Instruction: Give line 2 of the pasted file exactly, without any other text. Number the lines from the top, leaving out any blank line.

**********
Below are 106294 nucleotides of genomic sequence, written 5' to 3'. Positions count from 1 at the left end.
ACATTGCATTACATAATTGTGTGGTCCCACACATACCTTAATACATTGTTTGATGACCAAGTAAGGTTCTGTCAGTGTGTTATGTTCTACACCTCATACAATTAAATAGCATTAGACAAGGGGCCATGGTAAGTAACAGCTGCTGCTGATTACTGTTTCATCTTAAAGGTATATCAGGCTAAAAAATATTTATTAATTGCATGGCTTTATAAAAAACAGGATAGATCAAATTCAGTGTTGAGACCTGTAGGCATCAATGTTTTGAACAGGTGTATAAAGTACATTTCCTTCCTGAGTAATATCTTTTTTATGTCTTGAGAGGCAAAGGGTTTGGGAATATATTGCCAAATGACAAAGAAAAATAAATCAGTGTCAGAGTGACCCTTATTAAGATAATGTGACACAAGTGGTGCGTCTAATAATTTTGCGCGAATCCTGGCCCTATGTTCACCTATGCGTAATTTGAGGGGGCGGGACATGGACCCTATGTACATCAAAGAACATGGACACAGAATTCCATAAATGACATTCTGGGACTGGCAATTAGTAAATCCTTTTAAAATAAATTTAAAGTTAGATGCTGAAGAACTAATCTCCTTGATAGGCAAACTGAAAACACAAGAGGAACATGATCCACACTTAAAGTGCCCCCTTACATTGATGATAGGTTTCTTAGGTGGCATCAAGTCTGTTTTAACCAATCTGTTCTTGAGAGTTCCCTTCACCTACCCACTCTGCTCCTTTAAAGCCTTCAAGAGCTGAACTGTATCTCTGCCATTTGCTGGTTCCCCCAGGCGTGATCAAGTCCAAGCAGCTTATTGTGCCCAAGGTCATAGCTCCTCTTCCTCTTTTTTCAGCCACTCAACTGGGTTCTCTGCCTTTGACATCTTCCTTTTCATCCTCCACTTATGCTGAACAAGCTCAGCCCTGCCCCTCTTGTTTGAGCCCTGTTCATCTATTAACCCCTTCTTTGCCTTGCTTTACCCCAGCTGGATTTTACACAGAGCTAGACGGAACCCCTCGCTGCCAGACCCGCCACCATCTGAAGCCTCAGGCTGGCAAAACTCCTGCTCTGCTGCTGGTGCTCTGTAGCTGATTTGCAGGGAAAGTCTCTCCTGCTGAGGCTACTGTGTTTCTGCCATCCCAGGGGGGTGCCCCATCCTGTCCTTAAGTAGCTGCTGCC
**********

ACATTGCATTACATAATTGTGTGGTCCCACACATACCTTAATACATTGTTTGATGACCAAGTAAGGTTCTGTCAGTGTGTTATGTTCTACACCTCATACAATTAAATAGCATTAGACAAGGGGCCATGGTAAGTAACAGCTGCTGCTGATTACTGTTTCATCTTAAAGGTATATCAGGCTAAAAAATATTTATTAATTGCATGGCTTTATAAAAAACAGGATAGATCAAATTCAGTGTTGAGACCTGTAGGCATCAATGTTTTGAACAGGTGTATAAAGTACATTTCCTTCCTGAGTAATATCTTTTTTATGTCTTGAGAGGCAAAGGGTTTGGGAATATATTGCCAAATGACAAAGAAAAATAAATCAGTGTCAGAGTGACCCTTATTAAGATAATGTGACACAAGTGGTGCGTCTAATAATTTTGCGCGAATCCTGGCCCTATGTTCACCTATGCGTAATTTGAGGGGGCGGGACATGGACCCTATGTACATCAAAGAACATGGACACAGAATTCCATAAATGACATTCTGGGACTGGCAATTAGTAAATCCTTTTAAAATAAATTTAAAGTTAGATGCTGAAGAACTAATCTCCTTGATAGGCAAACTGAAAACACAAGAGGAACATGATCCACACTTAAAGTGCCCCCTTACATTGATGATAGGTTTCTTAGGTGGCATCAAGTCTGTTTTAACCAATCTGTTCTTGAGAGTTCCCTTCACCTACCCACTCTGCTCCTTTAAAGCCTTCAAGAGCTGAACTGTATCTCTGCCATTTGCTGGTTCCCCCAGGCGTGATCAAGTCCAAGCAGCTTATTGTGCCCAAGGTCATAGCTCCTCTTCCTCTTTTTTCAGCCACTCAACTGGGTTCTCTGCCTTTGACATCTTCCTTTTCATCCTCCACTTATGCTGAACAAGCTCAGCCCTGCCCCTCTTGTTTGAGCCCTGTTCATCTATTAACCCCTTCTTTGCCTTGCTTTACCCCAGCTGGATTTTACACAGAGCTAGACGGAACCCCTCGCTGCCAGACCCGCCACCATCTGAAGCCTCAGGCTGGCAAAACTCCTGCTCTGCTGCTGGTGCTCTGTAGCTGATTTGCAGGGAAAGTCTCTCCTGCTGAGGCTACTGTGTTTCTGCCATCCCAGGGGGGTGCCCCATCCTGTCCTTAAGTAGCTGCTGCC